[T]he essential thing, the great spiritual teachers constantly remind, is to see oneself in the proper perspective. “Pay attention to yourself!”Over and over we are taught in the meditative tradition not to judge our thoughts. I really like this distinction between "bad thoughts" and "bad thinking". The problem is our perspective. How very true.
This approach was imprinted irrevocably on the tradition of Evagrius Ponticus, one of the more influential of the Egyptian monks.. Evagrius…emphasized honest self-knowledge. He set himself the task of detailing the different traps and temptations that can distort understanding by imposing on the mind some false perspective. Evagrius called these traps logismos – thoughts that bewilder and befog the mind so that slowly, bit by bit, we drift into a world of self-destructive fantasy.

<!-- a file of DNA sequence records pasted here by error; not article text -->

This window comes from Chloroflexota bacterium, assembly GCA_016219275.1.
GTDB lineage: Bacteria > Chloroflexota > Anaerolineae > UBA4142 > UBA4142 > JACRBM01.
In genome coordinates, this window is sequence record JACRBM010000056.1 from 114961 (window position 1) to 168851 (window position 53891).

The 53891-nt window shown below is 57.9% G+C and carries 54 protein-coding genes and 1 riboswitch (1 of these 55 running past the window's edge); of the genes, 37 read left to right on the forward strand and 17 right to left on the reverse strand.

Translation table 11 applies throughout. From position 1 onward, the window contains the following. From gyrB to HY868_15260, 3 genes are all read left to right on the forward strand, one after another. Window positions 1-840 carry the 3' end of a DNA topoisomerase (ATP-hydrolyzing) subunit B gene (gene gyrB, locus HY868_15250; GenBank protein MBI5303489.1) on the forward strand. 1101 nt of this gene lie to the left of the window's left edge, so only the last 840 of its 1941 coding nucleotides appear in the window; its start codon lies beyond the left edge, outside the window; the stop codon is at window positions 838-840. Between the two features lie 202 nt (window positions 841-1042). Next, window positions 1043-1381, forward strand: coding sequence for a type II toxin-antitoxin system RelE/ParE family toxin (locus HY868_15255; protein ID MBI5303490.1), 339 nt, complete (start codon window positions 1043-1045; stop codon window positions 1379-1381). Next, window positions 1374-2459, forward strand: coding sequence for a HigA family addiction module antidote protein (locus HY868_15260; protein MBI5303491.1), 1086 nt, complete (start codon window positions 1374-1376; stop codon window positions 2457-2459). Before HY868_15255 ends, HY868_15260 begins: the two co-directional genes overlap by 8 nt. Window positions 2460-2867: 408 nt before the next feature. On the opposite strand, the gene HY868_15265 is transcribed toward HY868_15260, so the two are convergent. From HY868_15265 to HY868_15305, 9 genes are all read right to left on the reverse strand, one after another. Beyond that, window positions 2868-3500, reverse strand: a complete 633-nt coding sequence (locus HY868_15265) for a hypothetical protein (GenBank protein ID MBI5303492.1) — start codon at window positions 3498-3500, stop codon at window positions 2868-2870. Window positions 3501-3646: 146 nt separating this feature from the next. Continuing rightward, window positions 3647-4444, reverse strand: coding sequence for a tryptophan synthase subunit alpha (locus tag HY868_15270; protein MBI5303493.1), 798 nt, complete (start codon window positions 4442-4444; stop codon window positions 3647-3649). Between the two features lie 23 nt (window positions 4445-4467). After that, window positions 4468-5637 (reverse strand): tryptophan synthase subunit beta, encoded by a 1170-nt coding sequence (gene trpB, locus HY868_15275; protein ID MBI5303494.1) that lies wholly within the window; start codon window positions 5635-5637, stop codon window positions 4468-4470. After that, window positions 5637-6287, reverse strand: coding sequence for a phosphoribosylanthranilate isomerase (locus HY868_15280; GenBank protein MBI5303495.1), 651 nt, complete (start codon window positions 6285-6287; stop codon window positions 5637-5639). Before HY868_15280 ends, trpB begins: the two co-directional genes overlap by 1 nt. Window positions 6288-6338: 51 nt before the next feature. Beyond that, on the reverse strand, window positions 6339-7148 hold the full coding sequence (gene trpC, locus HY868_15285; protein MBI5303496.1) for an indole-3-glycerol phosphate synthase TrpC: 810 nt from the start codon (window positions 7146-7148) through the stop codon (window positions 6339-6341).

The problem, Evagrius took care to point out, lay not in “bad thoughts” but in a process of bad thinking that is really wrong vision- seeing things from the perspective of our fears and fantasies (unrealities) rather than seeing things truly…Logismos are the arch-enemies of the soul, the demons from within that destroy proper perspective on the world, and thus prevent us from concentrating on the actual reality of our life, leading us further and further from our actual condition, making us try to solve problems that have not yet arisen and need never arise.
Friday, December 26, 2008
About that "mind poison of delusion"
Some years ago I read a rather marvelous book called The Spirituality of Imperfection by Ernest Kurtz and Katherine Ketcham. I was reminded of it today when I came across a posting on a blog called living on both ends - an exploration of best and worst. The blog author offers this excerpt from the book: